Busy Final Day Across Lancashire for ‘Thy Kingdom Come’

Congregation of school children outside of Blackburn Cathedral
Published: 11 June 2019
Category: Featured News

Thy Kingdom Come, 11 days of prayer between Ascension Day and Pentecost, which was instituted by the Archbishops of Canterbury and York, reached a dramatic climax in Lancashire at Blackburn Cathedral on Sunday evening (June 9) with a closing ecumenical ‘beacon celebration service’.

Thy Kingdom Come, 11 days of prayer between Ascension Day and Pentecost, which was instituted by the Archbishops of Canterbury and York, reached a dramatic climax in Lancashire at Blackburn Cathedral on Sunday evening (June 9) with a closing ecumenical ‘beacon celebration service’.

Along with Christians of all denominations all around the world, a big congregation came together on Pentecost Sunday at the Cathedral to mark the end of the fourth year of what has now become a landmark period, growing in importance in church life in Lancashire.

The Cathedral event came at the end of a busy day in the diocese for Thy Kingdom Come, after a live broadcast by the BBC for Pentecost of the morning service at St Cuthbert’s Church in Preston at 11am; the Bishop of Lancaster, the Rt Rev Dr Jill Duff, was the main preacher at that service.

You can watch that service on BBC iPlayer here and you can read Bishop Jill’s full sermon on the Diocesan website here.

Meanwhile, the service at the Cathedral, which began at 7.30pm, was hosted by the Dean, The Very Rev Peter Howell-Jones, and Jack East, youth worker at St James Church Lower Darwen. As well as ecumenical partners, guests at the service including The Very Rev. Lazarus Mohapi, the Anglican Dean of Bloemfontein in Free State, which is a link Diocese of Blackburn Diocese.

A blend of traditional and modern worship and prayer was the order of the evening … with the highlight being singing by the young members of Blackpool’s Devonshire Academy school choir, conducted by music teacher Fay Weszka.

The choir came to the Cathedral at the specific invitation of Bishop Jill and the youngsters were supported by a large group of parents and staff from the school.

The beacon service was divided into three sections: looking back over the previous 10 days; focusing on Pentecost Sunday itself and looking forward to the coming year.

The congregation heard the Bishop of Blackburn, Rt Rev. Julian Henderson, talk passionately about the need to take God seriously.

He said: “Jesus Christ is in the business of literally saving peoples’ lives. Faith in him really matters. Christ is unique, God in human form, and has done something for us that we could not do for ourselves, offering us life in all its fullness.

“Jesus is not another option for our lives - we are commanded by God to turn to him, for our own and for society’s good.”

Bishop Julian also exhorted those present to remember that ‘God is not a secret to be kept.’

Meanwhile, Bishop Jill told those present at the Cathedral that the light of God’s Holy Spirit would ‘guide us all home if we let him come into our lives’.

She added: “This day is about how much God loves us all and how he wants to ignite that fire of his love in our human hearts.”

Bishop Jill told the congregation that, as hundreds gathered in the Cathedral on this evening, at the same time in 85 countries around the world, Christians from 115 denominations were praying for God’s Kingdom to come.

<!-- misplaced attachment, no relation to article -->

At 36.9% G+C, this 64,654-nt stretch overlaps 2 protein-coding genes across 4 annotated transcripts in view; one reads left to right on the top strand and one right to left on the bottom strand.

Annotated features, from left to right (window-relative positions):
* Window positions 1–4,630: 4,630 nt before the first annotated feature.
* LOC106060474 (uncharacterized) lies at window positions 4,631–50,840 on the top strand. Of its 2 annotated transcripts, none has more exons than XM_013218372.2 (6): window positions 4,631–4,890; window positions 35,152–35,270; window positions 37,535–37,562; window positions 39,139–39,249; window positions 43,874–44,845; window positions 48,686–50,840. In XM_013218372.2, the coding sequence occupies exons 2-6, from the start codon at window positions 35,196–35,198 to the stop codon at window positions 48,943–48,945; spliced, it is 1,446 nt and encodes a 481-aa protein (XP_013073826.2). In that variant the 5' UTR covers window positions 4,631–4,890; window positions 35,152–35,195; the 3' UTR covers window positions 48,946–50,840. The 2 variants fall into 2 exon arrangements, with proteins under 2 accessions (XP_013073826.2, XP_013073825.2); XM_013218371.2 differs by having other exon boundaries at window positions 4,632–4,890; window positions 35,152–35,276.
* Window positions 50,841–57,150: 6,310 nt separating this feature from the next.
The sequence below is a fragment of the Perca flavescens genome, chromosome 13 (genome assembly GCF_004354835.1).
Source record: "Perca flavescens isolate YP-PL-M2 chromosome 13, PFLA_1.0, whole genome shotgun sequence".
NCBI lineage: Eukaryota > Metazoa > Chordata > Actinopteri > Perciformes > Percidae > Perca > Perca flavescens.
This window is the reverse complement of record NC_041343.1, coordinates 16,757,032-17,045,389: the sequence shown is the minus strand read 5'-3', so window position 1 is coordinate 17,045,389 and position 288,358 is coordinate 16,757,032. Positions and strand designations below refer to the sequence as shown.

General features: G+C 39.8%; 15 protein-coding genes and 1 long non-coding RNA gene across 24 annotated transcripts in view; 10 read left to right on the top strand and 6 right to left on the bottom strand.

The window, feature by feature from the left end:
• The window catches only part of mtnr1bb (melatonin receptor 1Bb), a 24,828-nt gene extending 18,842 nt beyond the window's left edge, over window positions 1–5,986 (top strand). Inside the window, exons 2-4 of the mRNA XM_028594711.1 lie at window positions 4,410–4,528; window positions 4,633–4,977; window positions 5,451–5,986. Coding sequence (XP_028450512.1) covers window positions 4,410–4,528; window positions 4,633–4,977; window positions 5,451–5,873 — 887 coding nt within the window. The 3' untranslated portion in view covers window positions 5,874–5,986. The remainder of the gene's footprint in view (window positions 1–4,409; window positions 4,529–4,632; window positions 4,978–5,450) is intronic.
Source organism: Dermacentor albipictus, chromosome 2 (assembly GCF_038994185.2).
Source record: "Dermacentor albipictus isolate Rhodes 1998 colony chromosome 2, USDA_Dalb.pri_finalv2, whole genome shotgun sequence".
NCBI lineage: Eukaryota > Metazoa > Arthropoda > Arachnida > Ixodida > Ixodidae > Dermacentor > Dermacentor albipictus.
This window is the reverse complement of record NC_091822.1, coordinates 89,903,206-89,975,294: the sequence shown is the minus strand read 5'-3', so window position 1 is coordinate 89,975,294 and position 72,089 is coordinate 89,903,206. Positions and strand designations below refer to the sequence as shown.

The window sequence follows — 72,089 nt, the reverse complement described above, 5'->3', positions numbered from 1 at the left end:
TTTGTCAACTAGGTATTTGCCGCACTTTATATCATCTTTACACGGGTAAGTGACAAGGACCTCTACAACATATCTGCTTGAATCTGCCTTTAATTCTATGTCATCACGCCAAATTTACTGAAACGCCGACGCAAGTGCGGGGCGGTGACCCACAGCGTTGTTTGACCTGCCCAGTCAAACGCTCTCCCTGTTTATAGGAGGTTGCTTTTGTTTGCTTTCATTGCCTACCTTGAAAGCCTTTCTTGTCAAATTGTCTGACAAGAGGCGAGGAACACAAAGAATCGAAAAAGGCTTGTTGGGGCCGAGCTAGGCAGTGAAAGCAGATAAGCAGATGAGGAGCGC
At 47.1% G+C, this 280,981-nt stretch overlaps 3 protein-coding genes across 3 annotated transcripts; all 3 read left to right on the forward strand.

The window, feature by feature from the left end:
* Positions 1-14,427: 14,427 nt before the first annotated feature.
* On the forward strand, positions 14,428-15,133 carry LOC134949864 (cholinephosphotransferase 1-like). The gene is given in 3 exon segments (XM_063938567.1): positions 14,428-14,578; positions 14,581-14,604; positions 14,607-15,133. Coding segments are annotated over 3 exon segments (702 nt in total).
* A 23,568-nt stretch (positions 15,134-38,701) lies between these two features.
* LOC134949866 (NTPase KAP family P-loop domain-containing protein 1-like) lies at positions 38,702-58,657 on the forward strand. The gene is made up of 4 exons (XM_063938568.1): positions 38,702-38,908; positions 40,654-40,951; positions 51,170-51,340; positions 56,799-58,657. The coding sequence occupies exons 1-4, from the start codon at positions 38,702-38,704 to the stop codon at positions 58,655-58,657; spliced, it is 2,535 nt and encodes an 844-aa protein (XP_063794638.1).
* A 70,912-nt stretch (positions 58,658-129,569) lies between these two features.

A dramatic reading of the account of the first Pentecost from the Acts of the Apostles was made by no less than 12 people simultaneously in 12 different languages, from Europe, Africa and the far East.

A key feature of the service was people talking about what had happened in their parishes over the period of Thy Kingdom Come. They included Joyce Willesey, from Emmanuel Church in Preston, who described how their initiative of carrying the Pentecost flame from sister church St Christopher’s using eight runners and captured the imagination of the public and parishioners alike, especially as the support car was broadcasting the Chariots of Fire theme en route!

Ron Farrington, Senior Pastor of Crossgate Church in Preston, described how five stations of prayer had been established over the nine days in the city as people came together to pray for Preston.

Prayers were led by the Rev Canon Rowena Pailing, Canon Missioner at the Cathedral, and music was very much a part of the proceedings, with the cathedral’s young peoples’ choir and the band from St James Lower Darwen playing a big part in leading the worship.

The congregation contributed their own written prayers, which were left on prayer canvases dotted about the Cathedral nave.

The service ended with the distribution of lighted candles to the congregation as it made its way out to congregate at the West Door for a final blessing and prayers for Lancashire by Bishop Julian.

Outside, chorister Seb Roberts who was with fellow choir member Izzy Roberts and his parents Helen and Keith Roberts, said: “I really enjoyed the service: the mix of modern and traditional music and worship worked really well, and the children from Blackpool were outstanding.”

The service was also really enjoyed by Dorothy Borland, from Whalley Parish Church; Tracy Baron, of St Leonard’s Langho and Joan Doerich of Longton, St Andrews.

Tracy said: “It was lovely to hear the children singing so beautifully and good to be with so many people on this special day.”

Reflecting on a busy and exciting day Bishop Jill said: “It was a real privilege to be part of the Pentecost service and live BBC broadcast on the day of my favourite Christian festival. The BBC team were fantastic to work with.

“Meanwhile it was great to be able to attend and speak at the Cathedral service this evening, alongside people from across the Diocese and to hear stories of beacons being lit across the County.”


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